Here's a project for the atheist community world-wide: let's start pressuring governments to make failed predictions of the apocalypse criminal offences.  Let's make sure that anyone stupid enough to try it gets to pay, in kind, for their abhorrent fear-mongering.

And let's all take a moment to tell Harold Camping to fuck off.

19 October 2011

Structuring the humanist community. Or not.

There was a bit of a fuss on twitter today (19 October) about the kind of organizational structure that the humanist community should have.  Unfortunately I was teaching and so missed it, but I did catch a few of the later tweets.  I'll pitch out a few thoughts of my own, coming from a design background.

The basic argument seemed to involve not so much what structure one should expect for a functional humanist community, but rather whether there should be a structure at all.  This part of the discussion is well summarized by Leah Libresco.  PZ Myers tweeted and blogged about it a lot.  He was rather vocal, if I read him correctly, that no structure based on a hierarchy of positions that provide its holders with power is acceptable.  This a-structural approach flies in the face, as PZ himself notes, of religious hierarchies, but also of pretty much every other social organization - government, business, NGOs,....

There's two thoughts that come to mind.

Thought #1.

This one is rather obvious.  The real conversation is about institutionalizing positions in a hierarchy, and not whether any one person should "lead" any particular activity for any length of time.  What I suggest is that PZ is right on this point - if the humanist community is to learn from the mistakes of the past, it should seek are structures that do not institutionalize power.

I think Leah may have one very good idea in her references to the scientific community, in that leadership in science is generally based on merit, which in turn is based on performance, and that the positions themselves are fluid, responding to the needs of the moment, rather than being fixed by fiat based on the intentions of some relatively arbitrary group of "founders."  The structure needed, in this view, is not a structure of positions and power, but rather one of process.  That is, what's needed here is a process structure that defines how issues are identified, how temporary/local leadership is allocated, how projects start and end to address those issues, and how to rank the merit of individuals based on their records.  Such a system could be entirely fluid, yet support sufficient structure for any specific purpose to keep things organized.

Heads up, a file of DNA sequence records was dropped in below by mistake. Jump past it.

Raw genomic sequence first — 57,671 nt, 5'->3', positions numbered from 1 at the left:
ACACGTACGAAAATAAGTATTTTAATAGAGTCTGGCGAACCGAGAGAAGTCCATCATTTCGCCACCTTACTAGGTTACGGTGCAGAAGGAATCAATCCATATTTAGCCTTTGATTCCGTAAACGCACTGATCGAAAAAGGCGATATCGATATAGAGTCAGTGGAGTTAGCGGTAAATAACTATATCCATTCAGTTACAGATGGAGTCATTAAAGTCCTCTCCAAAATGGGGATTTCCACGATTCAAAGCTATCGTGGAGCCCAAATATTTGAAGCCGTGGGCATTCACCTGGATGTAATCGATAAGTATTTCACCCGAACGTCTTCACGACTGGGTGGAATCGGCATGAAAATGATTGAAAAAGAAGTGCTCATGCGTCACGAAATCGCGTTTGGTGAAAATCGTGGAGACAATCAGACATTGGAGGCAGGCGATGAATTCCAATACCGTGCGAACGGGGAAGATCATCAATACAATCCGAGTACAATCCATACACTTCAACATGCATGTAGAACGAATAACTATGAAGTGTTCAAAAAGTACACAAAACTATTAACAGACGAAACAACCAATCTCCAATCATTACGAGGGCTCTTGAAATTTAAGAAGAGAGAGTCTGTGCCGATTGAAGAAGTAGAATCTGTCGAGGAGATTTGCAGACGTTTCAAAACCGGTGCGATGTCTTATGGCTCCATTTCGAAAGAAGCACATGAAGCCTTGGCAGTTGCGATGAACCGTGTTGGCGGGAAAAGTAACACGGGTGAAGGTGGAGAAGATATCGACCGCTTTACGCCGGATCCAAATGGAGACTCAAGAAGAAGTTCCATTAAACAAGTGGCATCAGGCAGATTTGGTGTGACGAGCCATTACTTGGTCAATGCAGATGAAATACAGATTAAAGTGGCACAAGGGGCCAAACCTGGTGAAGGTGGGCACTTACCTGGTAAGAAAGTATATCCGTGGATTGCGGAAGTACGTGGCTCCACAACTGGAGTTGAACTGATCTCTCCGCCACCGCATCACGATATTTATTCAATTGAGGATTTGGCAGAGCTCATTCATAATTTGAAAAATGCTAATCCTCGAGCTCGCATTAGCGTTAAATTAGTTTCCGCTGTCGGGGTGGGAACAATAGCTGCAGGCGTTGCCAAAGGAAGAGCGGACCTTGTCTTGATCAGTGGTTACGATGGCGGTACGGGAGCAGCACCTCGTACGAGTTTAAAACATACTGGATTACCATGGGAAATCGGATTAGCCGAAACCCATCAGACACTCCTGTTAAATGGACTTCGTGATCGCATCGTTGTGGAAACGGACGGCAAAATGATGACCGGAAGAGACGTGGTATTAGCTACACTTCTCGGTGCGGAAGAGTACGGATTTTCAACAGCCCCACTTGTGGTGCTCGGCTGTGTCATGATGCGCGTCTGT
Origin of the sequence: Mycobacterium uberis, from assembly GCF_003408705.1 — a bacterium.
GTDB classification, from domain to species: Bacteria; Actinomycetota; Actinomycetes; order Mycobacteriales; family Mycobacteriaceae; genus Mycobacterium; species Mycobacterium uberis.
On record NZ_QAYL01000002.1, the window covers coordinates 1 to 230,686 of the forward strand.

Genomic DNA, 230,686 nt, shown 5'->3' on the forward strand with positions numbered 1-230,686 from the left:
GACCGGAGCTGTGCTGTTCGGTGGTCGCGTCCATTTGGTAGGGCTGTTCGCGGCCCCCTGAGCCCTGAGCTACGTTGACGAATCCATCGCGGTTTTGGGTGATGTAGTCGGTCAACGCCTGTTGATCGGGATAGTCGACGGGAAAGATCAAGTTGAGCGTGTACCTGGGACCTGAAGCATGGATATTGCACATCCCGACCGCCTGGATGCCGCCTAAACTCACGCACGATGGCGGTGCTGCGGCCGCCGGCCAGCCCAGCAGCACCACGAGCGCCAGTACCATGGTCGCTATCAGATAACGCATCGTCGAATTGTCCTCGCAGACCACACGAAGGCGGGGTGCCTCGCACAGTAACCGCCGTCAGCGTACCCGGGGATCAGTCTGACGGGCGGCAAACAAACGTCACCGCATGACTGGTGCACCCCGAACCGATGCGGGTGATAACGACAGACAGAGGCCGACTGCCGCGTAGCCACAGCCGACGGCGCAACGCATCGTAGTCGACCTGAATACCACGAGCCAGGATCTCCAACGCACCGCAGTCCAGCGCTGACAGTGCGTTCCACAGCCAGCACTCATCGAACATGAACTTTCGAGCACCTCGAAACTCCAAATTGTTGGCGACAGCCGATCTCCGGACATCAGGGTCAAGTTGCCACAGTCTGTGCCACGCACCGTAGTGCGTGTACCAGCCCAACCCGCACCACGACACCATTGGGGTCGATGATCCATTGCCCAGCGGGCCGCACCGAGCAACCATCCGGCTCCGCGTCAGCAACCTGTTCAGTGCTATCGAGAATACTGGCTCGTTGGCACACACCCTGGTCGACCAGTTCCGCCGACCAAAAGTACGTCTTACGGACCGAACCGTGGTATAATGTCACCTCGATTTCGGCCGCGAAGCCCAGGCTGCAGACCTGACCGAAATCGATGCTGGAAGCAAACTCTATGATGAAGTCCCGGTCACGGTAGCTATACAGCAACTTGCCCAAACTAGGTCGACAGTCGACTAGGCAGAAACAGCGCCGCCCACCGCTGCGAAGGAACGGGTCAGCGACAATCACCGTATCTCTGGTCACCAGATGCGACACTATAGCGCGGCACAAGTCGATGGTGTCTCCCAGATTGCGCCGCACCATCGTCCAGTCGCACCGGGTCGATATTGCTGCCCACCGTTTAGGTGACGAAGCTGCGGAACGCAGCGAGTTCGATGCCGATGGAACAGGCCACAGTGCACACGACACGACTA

My second thought is that some of the friction that occurred in the twitter discussion exists because there is an underlying, tacit disagreement on why a structure is needed.

This is where I get design-y.  You don't design something if you don't know what it's for.  Clearly, from the discussion - even just the teeny bit of it that I saw on twitter - it is evident to me that not enough discussion has been had about the purpose(s) an organizational structure would serve.  Too many things have been designed without purpose (my favorite example is the Apple Lisa).  Considering how much is at stake in defining any kind of structure for humanist communities, it rather behooves us to try to get it right the first time.

So I'd suggest that some effort should be expended to define, as crisply as possible, why some kind of structure is needed for humanist communities.  There's ways to do this.  I happen to know about those ways.  And though I may regret doing this, I would be happy to help with such an exercise, if there's enough interest.

Final thought: I find this whole discussion very interesting in that it is, as far as I can tell, something new and suggestive of a positive change in the humanist/atheist community.  Yay team!

09 October 2011

Theists love ad hominem arguments

So someone going by the name tarheeltroll on twitter posted this on 9 October:
"Atheists are overconfident narcissistic intellectuals who refuse to believe that anyone can be more omnipotent than them." (source)
I'm sure that there are some atheists that fit the description tarheeltroll proposes here.  But that also describes a certain number of people in any category, anywhere.